Tess Vigeland: Barnes & Noble did a little self-publishing this morning. It released its earnings and revenue predictions for the year and 'twas not a happy story.
The company slashed its forecast, and its stock price followed suit. But the bookseller also said it may be working on a new chapter for its e-reader, the Nook.
Sally Herships has more from New York.
Sally Herships: Barnes & Noble spent two years creating the Nook, its digital reader. Now digital books are booming. And today, the company said it may spin off the Nook.
Jim Milliot works with Publishers weekly. He says this will take another bite out of Barnes & Noble’s already struggling bookstore business.
Jim Milliot: But for Barnes & Noble, they want to stay in the book or digital content business, this is where you have to go.
And it’s going to be expensive to get there. Barnes & Noble is in the process of selling Sterling, its publishing arm. Milliot says B & N is hoping to raise around $80 million, all to bolster the Nook.
But remember, Barnes & Noble knows how to sell books -- not make electronics like the Nook. Peter Wahlstrom is an analyst with Morningstar.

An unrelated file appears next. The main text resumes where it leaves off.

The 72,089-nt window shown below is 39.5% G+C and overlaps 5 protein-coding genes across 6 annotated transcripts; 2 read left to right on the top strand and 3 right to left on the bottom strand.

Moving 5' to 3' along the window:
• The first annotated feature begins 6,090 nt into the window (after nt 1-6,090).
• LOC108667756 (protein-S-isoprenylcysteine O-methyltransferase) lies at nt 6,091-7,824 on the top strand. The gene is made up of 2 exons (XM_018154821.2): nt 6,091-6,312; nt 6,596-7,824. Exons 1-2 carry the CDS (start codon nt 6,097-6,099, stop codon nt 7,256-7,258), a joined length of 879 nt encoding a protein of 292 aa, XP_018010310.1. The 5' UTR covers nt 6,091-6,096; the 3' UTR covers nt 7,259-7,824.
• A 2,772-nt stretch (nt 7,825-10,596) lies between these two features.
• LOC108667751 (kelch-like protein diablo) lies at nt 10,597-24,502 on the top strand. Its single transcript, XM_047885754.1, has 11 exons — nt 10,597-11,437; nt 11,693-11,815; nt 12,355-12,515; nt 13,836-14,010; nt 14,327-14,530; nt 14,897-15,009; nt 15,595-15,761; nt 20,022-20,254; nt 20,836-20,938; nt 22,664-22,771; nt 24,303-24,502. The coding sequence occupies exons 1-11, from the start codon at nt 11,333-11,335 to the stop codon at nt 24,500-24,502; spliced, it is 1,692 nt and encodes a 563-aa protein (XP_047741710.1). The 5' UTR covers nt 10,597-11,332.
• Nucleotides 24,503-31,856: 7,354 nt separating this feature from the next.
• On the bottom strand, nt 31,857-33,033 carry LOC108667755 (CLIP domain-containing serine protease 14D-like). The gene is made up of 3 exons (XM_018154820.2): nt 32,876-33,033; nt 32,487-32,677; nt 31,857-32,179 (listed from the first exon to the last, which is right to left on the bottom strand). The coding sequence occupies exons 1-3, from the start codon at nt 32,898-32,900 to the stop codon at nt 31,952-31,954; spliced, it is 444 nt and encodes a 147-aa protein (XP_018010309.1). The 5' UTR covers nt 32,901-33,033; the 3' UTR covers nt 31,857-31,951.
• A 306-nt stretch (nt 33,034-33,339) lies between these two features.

Peter Wahlstrom: There’s a shell, there’s a screen, there’s a CPU or a processor.
He says the Nook needs the kind of expertise and attention required to keep up with big competitors like Amazon and Apple. Prashant Malaviya teaches marketing at McDonough School of Business.
Prashant Malaviya: Thee capability of the Nook is going to be significantly less than the iPad, so why buy a Nook?
Barnes & Noble says customers are buying. Holiday sales were up 70 percent over last year. And sales of the the color Nook tablet topped expectations. And Morningstar’s Peter Wahlstrom says even if B & N does spin off the Nook, the company still has more chapters left to write.
In New York, I’m Sally Herships for Marketplace.